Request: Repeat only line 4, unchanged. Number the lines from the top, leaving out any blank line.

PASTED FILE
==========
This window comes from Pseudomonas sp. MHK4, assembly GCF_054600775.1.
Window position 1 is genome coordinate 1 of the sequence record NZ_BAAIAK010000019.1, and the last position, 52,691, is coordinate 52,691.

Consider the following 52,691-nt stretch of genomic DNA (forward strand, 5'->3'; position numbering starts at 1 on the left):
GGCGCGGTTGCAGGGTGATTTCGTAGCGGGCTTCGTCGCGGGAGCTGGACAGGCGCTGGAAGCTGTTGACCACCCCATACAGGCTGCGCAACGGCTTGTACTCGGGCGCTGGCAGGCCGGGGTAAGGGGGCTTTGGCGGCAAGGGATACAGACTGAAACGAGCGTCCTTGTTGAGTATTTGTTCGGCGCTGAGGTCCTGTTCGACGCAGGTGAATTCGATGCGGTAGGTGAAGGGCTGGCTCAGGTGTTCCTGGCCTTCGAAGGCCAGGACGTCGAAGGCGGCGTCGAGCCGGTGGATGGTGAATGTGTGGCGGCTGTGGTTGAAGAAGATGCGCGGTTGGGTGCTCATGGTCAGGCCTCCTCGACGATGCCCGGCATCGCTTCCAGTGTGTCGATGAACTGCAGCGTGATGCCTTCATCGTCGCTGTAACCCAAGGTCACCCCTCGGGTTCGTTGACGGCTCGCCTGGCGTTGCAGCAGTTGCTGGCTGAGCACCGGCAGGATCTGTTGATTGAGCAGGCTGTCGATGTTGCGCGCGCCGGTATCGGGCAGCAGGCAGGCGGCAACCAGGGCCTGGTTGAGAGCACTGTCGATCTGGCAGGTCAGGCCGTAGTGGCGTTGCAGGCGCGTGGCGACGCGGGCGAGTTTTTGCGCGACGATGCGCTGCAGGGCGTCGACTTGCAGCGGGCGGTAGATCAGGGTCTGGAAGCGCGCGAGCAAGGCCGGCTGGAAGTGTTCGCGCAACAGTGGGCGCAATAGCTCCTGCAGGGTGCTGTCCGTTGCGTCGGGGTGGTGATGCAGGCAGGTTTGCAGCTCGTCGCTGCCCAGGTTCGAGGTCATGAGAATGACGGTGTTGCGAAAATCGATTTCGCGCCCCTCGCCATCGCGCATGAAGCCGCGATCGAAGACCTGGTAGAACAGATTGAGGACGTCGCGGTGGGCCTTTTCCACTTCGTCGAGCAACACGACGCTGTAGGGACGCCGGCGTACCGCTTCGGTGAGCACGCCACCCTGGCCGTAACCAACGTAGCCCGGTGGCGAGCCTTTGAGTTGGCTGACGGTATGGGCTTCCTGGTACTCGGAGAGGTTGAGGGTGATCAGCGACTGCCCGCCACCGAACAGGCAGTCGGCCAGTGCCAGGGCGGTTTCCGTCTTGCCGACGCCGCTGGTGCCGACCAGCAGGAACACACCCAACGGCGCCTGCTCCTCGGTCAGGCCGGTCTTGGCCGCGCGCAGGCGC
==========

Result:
GGCGCGGTTGCAGGGTGATTTCGTAGCGGGCTTCGTCGCGGGAGCTGGACAGGCGCTGGAAGCTGTTGACCACCCCATACAGGCTGCGCAACGGCTTGTACTCGGGCGCTGGCAGGCCGGGGTAAGGGGGCTTTGGCGGCAAGGGATACAGACTGAAACGAGCGTCCTTGTTGAGTATTTGTTCGGCGCTGAGGTCCTGTTCGACGCAGGTGAATTCGATGCGGTAGGTGAAGGGCTGGCTCAGGTGTTCCTGGCCTTCGAAGGCCAGGACGTCGAAGGCGGCGTCGAGCCGGTGGATGGTGAATGTGTGGCGGCTGTGGTTGAAGAAGATGCGCGGTTGGGTGCTCATGGTCAGGCCTCCTCGACGATGCCCGGCATCGCTTCCAGTGTGTCGATGAACTGCAGCGTGATGCCTTCATCGTCGCTGTAACCCAAGGTCACCCCTCGGGTTCGTTGACGGCTCGCCTGGCGTTGCAGCAGTTGCTGGCTGAGCACCGGCAGGATCTGTTGATTGAGCAGGCTGTCGATGTTGCGCGCGCCGGTATCGGGCAGCAGGCAGGCGGCAACCAGGGCCTGGTTGAGAGCACTGTCGATCTGGCAGGTCAGGCCGTAGTGGCGTTGCAGGCGCGTGGCGACGCGGGCGAGTTTTTGCGCGACGATGCGCTGCAGGGCGTCGACTTGCAGCGGGCGGTAGATCAGGGTCTGGAAGCGCGCGAGCAAGGCCGGCTGGAAGTGTTCGCGCAACAGTGGGCGCAATAGCTCCTGCAGGGTGCTGTCCGTTGCGTCGGGGTGGTGATGCAGGCAGGTTTGCAGCTCGTCGCTGCCCAGGTTCGAGGTCATGAGAATGACGGTGTTGCGAAAATCGATTTCGCGCCCCTCGCCATCGCGCATGAAGCCGCGATCGAAGACCTGGTAGAACAGATTGAGGACGTCGCGGTGGGCCTTTTCCACTTCGTCGAGCAACACGACGCTGTAGGGACGCCGGCGTACCGCTTCGGTGAGCACGCCACCCTGGCCGTAACCAACGTAGCCCGGTGGCGAGCCTTTGAGTTGGCTGACGGTATGGGCTTCCTGGTACTCGGAGAGGTTGAGGGTGATCAGCGACTGCCCGCCACCGAACAGGCAGTCGGCCAGTGCCAGGGCGGTTTCCGTCTTGCCGACGCCGCTGGTGCCGACCAGCAGGAACACACCCAACGGCGCCTGCTCCTCGGTCAGGCCGGTCTTGGCCGCGCGCAGGCGC